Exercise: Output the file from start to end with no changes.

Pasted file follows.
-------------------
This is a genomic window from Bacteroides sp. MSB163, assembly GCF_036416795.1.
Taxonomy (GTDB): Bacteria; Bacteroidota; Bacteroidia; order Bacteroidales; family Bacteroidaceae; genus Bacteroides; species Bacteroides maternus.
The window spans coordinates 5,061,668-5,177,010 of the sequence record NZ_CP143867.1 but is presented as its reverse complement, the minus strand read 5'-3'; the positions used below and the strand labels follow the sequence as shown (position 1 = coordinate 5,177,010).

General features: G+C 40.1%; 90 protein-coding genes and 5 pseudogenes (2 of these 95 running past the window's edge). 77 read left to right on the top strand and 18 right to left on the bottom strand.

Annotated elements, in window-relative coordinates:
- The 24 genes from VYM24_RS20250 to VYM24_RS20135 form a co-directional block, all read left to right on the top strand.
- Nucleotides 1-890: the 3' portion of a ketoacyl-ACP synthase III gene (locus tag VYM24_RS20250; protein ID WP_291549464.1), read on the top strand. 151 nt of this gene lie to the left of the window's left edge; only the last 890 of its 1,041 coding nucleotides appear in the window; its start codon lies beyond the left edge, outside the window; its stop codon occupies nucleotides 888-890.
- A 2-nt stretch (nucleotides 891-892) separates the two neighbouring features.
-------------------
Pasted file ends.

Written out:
This is a genomic window from Bacteroides sp. MSB163, assembly GCF_036416795.1.
Taxonomy (GTDB): Bacteria; Bacteroidota; Bacteroidia; order Bacteroidales; family Bacteroidaceae; genus Bacteroides; species Bacteroides maternus.
The window spans coordinates 5,061,668-5,177,010 of the sequence record NZ_CP143867.1 but is presented as its reverse complement, the minus strand read 5'-3'; the positions used below and the strand labels follow the sequence as shown (position 1 = coordinate 5,177,010).

General features: G+C 40.1%; 90 protein-coding genes and 5 pseudogenes (2 of these 95 running past the window's edge). 77 read left to right on the top strand and 18 right to left on the bottom strand.

Annotated elements, in window-relative coordinates:
- The 24 genes from VYM24_RS20250 to VYM24_RS20135 form a co-directional block, all read left to right on the top strand.
- Nucleotides 1-890: the 3' portion of a ketoacyl-ACP synthase III gene (locus tag VYM24_RS20250; protein ID WP_291549464.1), read on the top strand. 151 nt of this gene lie to the left of the window's left edge; only the last 890 of its 1,041 coding nucleotides appear in the window; its start codon lies beyond the left edge, outside the window; its stop codon occupies nucleotides 888-890.
- A 2-nt stretch (nucleotides 891-892) separates the two neighbouring features.